The second line of inquiry concentrates on emerging trends in U.S. legal education and organizational diversity. Across a set of projects, colleagues and I build on earlier research to reveal the ways in which new kinds of diversity are demanding a rethinking of current legal institutions. The main site for this research has been an inquiry into the rising number of international students in U.S. mainstream (i.e. J.D.) programs and the implications this has had for both law schools and individual students alike. This research (along with Carole Silver) uses legal education as one more landscape to theorize about the concepts of institutional inequality in an increasingly globalizing profession. The motivation for this body of work lies directly in the implications of its underlying empirics. International students have, especially in the last few decades, earned their place as serious actors in any conversation about the globalization of law. They are currently over 3% of the JD population across all ABA approved law schools (and 6% of the population in the top-20 law schools), with an increasing number of law schools with more international students than other kinds of minority students. Yet, even as these numbers continue to grow, we know little about this population and their experience. Our research begins to fill this gap. In another forthcoming project (with Anthony Paik, Steven Boutcher, Carole Silver, Ken Sanchagrin, and Katie Young), we use these findings from earlier research to inform a multi-method empirical investigation into the kinds of networks that enable law student entry, experience, and success.



Ballakrishnen, Swethaa and Carole Silver. 2018. “A New Minority?: International J.D. Students in U.S. Law Schools.” | Forthcoming at Law and Social Inquiry

Ballakrishnen, Swethaa. 2018. “Present and Future: A Revised Sociological Portrait of the Indian Legal Profession.” | Lawyers in 21st Century Society, Eds. Hilary Sommerlad, Ole Hammerslev, Rick Abel, and Ulrike Schultz. Hart Publishing. In Press

Ballakrishnen, Swethaa. 2017. “She Gets The Job Done’: Entrenched Gender Meanings and New Returns to Essentialism in India’s Elite Law Firms.” | Journal of Professions and Organization 4(3): 324-42 | 2017/18 JPO Best Paper Award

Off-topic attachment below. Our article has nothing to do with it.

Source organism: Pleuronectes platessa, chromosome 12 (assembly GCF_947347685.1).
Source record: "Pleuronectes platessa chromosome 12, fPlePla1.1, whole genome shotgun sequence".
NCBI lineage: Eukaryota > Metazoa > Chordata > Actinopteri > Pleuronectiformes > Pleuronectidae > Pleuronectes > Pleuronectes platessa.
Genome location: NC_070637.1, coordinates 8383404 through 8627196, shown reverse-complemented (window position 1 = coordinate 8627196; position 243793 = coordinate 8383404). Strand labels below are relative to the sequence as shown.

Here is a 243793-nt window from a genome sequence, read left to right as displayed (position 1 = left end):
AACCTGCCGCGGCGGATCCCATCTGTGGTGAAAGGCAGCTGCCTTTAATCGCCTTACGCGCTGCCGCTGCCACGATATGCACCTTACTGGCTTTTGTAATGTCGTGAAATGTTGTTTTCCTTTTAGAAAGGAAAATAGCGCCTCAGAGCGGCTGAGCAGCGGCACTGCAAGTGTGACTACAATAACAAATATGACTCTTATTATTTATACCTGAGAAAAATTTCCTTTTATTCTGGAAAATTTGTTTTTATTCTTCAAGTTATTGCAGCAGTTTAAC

Ballakrishnen, Swethaa. 2017. “Women in India’s "Global" Law Firms: Comparative Gender Frames and the Advantage of New Organizations.” | The Indian Legal Profession in the Age of Globalization. Eds. David B. Wilkins, Vikramaditya S. Khanna and David Trubek. Cambridge University Press, pp. 240-63

Pearce, Russell, Eli Wald, and Swethaa Ballakrishnen. 2015. “Difference Blindness v. Bias Awareness: Why Law Firms with the Best of Intentions Have Failed to Create Diverse Partnerships.” | 83 Fordham Law Review 2407-55

Ballakrishnen, Swethaa. 2012. “Homeward Bound: What Does a Global Legal Education Offer the Indian Returnees?” | 80 Fordham Law Review 2441-80

Journal of Professions and Organization. 2018. 2017/18 Best Paper Award ($1000)

The Clayman Institute for Gender Research. 2015. Marjorie Lozoff Graduate Prize for Research on Women and Gender

Stanford University Department of Sociology. 2015. Barbara and Sandy Dorbusch Award for a Contribution to the Understanding or Solution of a Social Problem

National Science Foundation. 2014. Same Same But Different: Women in India’s Elite Professional Service Firms. Law and Social Sciences (LSS) Dissertation Improvement Grant. ($19,999)

Institute of Global Law and Policy at Harvard. 2014. The Feminization of the Global Legal Profession in India. Santander & IGLP Doha Research Grant ($2000)

Law and Society Association. 2012. Women in Global Legal Practice. Travel Grant ($1800)